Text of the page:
Trans Union reports:
The national credit card delinquency rate (the rate of borrowers 90 or more days past due) decreased for the sixth consecutive quarter, dropping to 0.6% at the end of the second quarter in 2011. This is the lowest mark observed in 17 years. Credit card debt per borrower increased $20 in the quarter to $4,699, though it remains near record-low levels....
[T]he Q2 2011 TransUnion data released today shows credit card delinquency rates improving by more than at any other time since the recovery began in 2009, both on a quarter-over-quarter basis (-18.9%) and on a year-over-year basis (-34.8%).
"National credit card delinquency rates have fallen to levels not seen since 1994 as consumers continue to tighten their spending," said Ezra Becker, vice president of research and consulting in TransUnion's financial services business unit.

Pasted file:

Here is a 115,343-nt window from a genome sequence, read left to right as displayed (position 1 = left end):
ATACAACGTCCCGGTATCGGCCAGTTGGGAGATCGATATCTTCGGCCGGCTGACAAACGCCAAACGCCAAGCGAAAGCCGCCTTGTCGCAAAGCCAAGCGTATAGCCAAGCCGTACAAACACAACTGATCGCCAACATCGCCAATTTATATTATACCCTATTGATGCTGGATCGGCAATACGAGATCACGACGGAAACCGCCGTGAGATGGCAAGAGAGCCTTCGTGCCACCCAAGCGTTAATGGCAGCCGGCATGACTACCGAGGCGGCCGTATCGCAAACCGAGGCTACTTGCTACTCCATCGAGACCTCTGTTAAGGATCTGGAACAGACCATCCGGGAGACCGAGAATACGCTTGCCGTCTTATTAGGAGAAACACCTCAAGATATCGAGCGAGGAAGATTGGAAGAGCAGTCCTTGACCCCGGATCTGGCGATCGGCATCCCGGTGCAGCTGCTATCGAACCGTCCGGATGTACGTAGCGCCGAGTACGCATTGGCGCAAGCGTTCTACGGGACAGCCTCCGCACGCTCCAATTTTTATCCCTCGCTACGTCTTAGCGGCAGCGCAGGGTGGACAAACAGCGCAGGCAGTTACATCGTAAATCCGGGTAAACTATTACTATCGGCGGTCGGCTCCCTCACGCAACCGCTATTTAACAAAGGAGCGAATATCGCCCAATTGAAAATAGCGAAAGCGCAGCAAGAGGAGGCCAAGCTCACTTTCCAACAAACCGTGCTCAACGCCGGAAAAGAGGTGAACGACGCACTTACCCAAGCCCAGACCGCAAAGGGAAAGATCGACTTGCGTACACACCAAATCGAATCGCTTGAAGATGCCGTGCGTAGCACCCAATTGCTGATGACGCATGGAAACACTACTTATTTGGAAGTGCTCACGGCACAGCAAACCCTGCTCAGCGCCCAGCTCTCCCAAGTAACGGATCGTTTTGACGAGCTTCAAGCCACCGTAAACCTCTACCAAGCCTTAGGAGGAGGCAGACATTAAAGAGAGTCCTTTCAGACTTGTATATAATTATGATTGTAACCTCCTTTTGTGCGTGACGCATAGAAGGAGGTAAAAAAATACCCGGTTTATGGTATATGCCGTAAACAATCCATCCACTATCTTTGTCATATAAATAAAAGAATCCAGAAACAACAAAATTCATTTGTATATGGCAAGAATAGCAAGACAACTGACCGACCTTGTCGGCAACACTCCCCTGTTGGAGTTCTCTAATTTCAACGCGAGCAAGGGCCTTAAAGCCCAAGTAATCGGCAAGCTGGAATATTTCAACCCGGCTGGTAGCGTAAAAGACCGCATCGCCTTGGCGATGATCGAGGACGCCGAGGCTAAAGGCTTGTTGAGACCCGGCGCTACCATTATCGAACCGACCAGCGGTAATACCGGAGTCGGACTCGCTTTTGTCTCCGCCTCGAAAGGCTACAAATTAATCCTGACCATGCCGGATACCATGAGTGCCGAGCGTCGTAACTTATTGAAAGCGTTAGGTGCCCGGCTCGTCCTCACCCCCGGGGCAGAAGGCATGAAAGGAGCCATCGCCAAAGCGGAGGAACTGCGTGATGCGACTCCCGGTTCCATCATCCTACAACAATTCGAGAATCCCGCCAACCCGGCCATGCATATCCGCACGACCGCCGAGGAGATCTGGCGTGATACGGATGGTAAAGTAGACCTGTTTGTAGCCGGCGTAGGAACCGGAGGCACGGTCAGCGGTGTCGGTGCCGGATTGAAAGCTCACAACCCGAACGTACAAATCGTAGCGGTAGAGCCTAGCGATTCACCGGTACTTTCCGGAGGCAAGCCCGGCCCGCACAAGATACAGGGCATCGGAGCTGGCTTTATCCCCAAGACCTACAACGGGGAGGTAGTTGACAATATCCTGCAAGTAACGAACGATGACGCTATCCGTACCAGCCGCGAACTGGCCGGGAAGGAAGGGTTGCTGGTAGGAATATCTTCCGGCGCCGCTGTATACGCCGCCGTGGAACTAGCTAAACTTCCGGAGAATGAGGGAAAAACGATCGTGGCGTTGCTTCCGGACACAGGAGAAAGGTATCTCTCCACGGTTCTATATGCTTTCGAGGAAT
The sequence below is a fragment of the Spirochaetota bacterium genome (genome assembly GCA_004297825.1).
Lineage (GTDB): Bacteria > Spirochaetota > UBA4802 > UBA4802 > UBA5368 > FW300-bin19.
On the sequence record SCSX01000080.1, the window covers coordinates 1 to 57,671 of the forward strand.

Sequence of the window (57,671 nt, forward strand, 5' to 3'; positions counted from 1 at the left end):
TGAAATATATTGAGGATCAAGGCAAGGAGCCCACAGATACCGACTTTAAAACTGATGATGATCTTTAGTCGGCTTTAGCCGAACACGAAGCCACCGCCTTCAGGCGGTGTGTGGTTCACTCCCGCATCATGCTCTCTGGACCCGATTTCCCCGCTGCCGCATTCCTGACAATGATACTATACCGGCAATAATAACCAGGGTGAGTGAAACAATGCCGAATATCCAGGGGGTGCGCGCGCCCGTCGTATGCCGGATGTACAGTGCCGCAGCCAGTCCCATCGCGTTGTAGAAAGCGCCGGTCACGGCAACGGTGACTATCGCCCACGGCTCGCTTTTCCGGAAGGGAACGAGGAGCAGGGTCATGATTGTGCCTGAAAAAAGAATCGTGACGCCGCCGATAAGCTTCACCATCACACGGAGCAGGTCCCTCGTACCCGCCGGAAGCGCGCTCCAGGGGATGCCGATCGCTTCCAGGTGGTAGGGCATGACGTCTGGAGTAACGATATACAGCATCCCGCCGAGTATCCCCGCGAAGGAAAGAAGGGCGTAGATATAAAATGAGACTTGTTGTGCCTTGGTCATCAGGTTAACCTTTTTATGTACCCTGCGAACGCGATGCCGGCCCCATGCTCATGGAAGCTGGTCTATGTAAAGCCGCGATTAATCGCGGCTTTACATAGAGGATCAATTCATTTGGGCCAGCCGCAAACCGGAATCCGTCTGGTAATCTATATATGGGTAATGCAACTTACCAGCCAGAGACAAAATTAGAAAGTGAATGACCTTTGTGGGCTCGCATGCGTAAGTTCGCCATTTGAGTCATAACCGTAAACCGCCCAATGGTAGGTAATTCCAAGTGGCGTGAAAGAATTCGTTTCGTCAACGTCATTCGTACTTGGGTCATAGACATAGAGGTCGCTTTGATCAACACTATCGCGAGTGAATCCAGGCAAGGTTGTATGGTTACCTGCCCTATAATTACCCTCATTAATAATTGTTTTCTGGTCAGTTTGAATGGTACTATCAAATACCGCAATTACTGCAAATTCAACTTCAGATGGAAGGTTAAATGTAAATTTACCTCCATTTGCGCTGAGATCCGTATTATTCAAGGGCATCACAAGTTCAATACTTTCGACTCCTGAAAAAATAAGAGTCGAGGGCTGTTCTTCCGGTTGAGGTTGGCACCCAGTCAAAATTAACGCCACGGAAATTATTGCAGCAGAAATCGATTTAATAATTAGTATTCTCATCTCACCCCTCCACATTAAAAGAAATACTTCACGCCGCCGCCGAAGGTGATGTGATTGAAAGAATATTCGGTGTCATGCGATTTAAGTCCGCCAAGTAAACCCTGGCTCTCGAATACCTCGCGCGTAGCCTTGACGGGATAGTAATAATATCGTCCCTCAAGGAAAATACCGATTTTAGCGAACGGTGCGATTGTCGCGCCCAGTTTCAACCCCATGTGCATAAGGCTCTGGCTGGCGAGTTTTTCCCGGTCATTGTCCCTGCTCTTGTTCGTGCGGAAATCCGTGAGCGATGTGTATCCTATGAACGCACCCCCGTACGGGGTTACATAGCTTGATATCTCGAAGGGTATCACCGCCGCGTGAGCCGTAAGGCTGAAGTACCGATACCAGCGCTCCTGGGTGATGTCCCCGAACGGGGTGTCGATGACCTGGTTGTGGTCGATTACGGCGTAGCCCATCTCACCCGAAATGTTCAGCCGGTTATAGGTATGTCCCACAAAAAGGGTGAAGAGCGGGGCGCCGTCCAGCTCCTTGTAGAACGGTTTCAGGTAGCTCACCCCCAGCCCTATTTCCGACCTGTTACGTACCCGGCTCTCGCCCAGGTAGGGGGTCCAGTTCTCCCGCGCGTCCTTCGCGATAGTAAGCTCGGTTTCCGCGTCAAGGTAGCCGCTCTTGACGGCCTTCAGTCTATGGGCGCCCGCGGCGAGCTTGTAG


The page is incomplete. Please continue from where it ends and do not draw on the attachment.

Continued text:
Meanwhile, analyzing the latest revisions to GDP, Dave Altig of the Atlanta Fed notes that: "Consumption growth has been especially weak in this recovery, and the pattern of consumer spending has been more concentrated in consumer durables than has been the case in prior business cycles."
In other words, people are paying off debt religiously and saving for durable goods that will last. Sounds like Americans are taking to heart the advice from a Steve Martin SNL skit:
"Don't Buy Stuff You Cannot Afford."